VATICAN CITY – Pope Benedict XVI announced that he planned to attend World Youth Day celebrations in Australia in July 2008, and he encouraged young people to prepare for “this marvelous celebration of the faith.”
Speaking at the end of his general audience July 4, the pope confirmed hopes that he would make the 10,000-mile journey from Rome to Sydney for the international assembly with hundreds of thousands of youths.
“One year from now we will meet at World Youth Day in Sydney!” the pope told a group of young people in Rome for a planning session. The pope tentatively was scheduled to arrive in Sydney July 17, 2008, for four days of ceremonies.
“For many of us, this will be a long journey. Yet Australia and its people evoke images of a warm welcome and wondrous beauty, of an ancient aboriginal history, and a multitude of vibrant cities and communities,” he said.
The pope encouraged young people to prepare for World Youth Day by entering fully into the life of their local parishes. The more they participate enthusiastically in local church events, he said, the more they will approach the megagathering in Sydney with “awe and eager anticipation.”
“World Youth Day is much more than an event. It is a time of deep spiritual renewal, the fruits of which benefit the whole of society,” he said.
The pope underlined the importance of the theme of World Youth Day: “You will receive power when the Holy Spirit has come upon you; and you will be my witnesses to the ends of the earth.” Receiving the power of the spirit, he said, helps transform uncertainty, fear and division into purpose, hope and communion.
He told the young people that today’s world needs their faith, energy and love. Against a “tide of secularism,” he said, many young people are rediscovering the quest for authentic beauty, goodness and truth.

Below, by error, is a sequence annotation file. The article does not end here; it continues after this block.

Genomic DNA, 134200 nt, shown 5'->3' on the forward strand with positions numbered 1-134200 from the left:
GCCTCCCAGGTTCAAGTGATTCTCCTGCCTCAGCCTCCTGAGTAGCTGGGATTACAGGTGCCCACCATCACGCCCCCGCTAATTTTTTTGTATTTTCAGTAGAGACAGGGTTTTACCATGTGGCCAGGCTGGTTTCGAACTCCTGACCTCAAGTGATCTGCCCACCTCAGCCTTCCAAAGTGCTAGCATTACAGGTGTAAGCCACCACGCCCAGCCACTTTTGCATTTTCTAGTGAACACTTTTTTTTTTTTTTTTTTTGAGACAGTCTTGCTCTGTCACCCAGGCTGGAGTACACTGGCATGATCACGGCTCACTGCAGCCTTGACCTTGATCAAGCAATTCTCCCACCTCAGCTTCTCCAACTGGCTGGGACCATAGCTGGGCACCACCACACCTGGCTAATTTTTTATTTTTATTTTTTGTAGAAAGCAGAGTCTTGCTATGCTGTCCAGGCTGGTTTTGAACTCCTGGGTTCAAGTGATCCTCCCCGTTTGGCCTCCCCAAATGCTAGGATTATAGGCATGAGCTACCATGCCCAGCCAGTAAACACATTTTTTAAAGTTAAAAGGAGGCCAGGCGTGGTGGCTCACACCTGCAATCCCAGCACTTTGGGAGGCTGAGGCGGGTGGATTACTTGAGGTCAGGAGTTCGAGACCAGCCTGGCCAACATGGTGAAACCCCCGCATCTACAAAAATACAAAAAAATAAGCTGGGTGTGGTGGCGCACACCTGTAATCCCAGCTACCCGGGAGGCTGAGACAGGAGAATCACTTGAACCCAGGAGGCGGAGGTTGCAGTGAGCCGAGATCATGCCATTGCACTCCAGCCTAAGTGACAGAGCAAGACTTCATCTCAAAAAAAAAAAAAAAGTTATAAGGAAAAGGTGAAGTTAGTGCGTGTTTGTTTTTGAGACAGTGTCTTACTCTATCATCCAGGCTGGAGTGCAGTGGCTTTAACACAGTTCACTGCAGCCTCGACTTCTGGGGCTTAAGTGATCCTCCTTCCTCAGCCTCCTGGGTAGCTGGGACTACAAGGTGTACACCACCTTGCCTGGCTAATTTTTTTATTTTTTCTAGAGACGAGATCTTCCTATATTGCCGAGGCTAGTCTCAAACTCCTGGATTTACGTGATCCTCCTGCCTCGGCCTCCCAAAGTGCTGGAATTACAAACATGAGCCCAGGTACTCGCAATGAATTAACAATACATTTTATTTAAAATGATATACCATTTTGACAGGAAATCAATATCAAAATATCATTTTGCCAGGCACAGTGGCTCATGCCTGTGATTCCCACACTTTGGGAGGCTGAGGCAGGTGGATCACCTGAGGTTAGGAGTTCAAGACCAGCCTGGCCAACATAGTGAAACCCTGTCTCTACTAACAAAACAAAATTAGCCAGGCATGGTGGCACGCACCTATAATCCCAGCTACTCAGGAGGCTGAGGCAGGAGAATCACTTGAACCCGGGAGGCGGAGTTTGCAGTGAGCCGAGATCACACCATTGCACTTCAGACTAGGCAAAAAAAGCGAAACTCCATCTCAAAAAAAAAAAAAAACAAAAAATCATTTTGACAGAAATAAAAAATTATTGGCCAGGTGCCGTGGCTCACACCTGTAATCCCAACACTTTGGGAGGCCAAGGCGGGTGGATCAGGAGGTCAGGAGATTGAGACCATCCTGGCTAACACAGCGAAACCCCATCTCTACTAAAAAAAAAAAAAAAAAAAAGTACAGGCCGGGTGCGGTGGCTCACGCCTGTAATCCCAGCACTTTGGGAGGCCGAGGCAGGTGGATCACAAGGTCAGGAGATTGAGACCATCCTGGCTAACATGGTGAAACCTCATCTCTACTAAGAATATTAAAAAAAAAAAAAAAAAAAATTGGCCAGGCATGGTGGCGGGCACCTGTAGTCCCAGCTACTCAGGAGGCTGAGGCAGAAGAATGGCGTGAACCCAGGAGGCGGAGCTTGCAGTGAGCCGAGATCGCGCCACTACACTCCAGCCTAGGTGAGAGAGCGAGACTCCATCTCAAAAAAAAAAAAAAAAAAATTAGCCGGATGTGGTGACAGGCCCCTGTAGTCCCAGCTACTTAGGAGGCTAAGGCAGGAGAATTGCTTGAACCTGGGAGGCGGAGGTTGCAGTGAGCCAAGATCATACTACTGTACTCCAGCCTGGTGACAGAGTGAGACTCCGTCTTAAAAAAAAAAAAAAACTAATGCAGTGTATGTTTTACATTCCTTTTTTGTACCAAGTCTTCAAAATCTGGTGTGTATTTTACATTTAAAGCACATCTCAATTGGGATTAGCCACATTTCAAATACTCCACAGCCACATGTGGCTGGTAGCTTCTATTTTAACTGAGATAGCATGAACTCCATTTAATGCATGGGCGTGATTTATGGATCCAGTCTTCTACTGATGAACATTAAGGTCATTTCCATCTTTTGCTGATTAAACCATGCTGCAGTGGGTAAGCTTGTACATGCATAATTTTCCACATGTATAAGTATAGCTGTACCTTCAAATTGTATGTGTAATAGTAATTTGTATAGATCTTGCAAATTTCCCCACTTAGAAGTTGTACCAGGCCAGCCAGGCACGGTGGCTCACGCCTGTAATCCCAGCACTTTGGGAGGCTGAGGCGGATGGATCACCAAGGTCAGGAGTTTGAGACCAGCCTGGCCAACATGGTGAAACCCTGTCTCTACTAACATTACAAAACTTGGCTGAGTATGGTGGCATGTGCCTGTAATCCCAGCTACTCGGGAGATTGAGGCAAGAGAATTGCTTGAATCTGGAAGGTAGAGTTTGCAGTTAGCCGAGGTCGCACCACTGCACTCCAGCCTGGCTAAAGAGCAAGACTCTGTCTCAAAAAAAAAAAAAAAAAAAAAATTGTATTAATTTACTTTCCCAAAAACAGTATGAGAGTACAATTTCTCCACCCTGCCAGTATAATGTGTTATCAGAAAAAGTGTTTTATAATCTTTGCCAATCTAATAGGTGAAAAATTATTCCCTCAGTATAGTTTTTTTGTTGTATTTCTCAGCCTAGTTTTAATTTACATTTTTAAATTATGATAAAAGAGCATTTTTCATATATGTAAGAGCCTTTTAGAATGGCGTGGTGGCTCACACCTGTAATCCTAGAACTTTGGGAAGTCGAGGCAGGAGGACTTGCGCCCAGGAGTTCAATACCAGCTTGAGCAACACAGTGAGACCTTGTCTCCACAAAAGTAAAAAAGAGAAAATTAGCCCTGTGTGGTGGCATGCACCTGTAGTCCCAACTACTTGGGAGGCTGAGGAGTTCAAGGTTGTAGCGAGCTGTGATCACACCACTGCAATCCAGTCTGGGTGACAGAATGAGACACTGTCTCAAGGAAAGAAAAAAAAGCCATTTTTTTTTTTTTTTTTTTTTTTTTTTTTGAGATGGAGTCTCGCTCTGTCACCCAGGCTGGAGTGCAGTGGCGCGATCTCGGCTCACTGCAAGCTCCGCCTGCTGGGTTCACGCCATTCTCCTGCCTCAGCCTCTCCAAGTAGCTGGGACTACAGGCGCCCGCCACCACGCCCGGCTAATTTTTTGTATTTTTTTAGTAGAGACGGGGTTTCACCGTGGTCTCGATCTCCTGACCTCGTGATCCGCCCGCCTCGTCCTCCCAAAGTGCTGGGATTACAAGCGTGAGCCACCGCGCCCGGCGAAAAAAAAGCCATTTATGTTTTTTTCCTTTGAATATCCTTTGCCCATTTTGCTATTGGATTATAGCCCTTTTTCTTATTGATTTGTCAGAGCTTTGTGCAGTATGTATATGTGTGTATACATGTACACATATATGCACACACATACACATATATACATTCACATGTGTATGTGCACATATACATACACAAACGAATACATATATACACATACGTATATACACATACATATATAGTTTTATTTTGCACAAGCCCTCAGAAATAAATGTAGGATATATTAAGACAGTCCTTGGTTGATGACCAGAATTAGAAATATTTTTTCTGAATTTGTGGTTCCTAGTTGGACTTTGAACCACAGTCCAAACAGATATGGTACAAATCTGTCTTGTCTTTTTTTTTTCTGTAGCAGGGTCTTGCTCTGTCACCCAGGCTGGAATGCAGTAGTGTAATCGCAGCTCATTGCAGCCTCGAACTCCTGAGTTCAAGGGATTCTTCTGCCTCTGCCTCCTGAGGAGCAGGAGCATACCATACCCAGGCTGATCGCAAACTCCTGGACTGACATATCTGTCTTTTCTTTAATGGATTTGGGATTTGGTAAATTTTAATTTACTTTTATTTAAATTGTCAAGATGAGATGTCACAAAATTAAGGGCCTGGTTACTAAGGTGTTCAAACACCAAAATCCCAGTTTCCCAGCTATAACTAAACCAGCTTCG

“Some of you have friends with little real purpose in their lives, perhaps caught up in a futile search for endless new experiences. Bring them to World Youth Day, too!” the pope said.
Young Catholics should be courageous in witnessing to the Gospel and spreading “Christ’s guiding light, which gives purpose to all life,” he said.
In his regular audience talk, the pope recalled the figure of St. Basil the Great, a fourth-century bishop and doctor of the church. The pope held him out as a model of faith in action and a man who helped turn monastic life into the nucleus of the local church community.
The pope focused on St. Basil’s special concern for the poor and needy. As bishop, he pressed governing authorities to do more to help those who suffered, and he made sure the local church built schools, hospitals and charitable institutions, the pope said.
The saint’s pastoral activity, the pope said, flowed from his deep devotion to the sacred liturgy, and the church still possesses a eucharistic prayer bearing his name.
“We find in Basil an outstanding model of free, total and uncompromising service to the church. May God give us the courage to imitate him,” he said.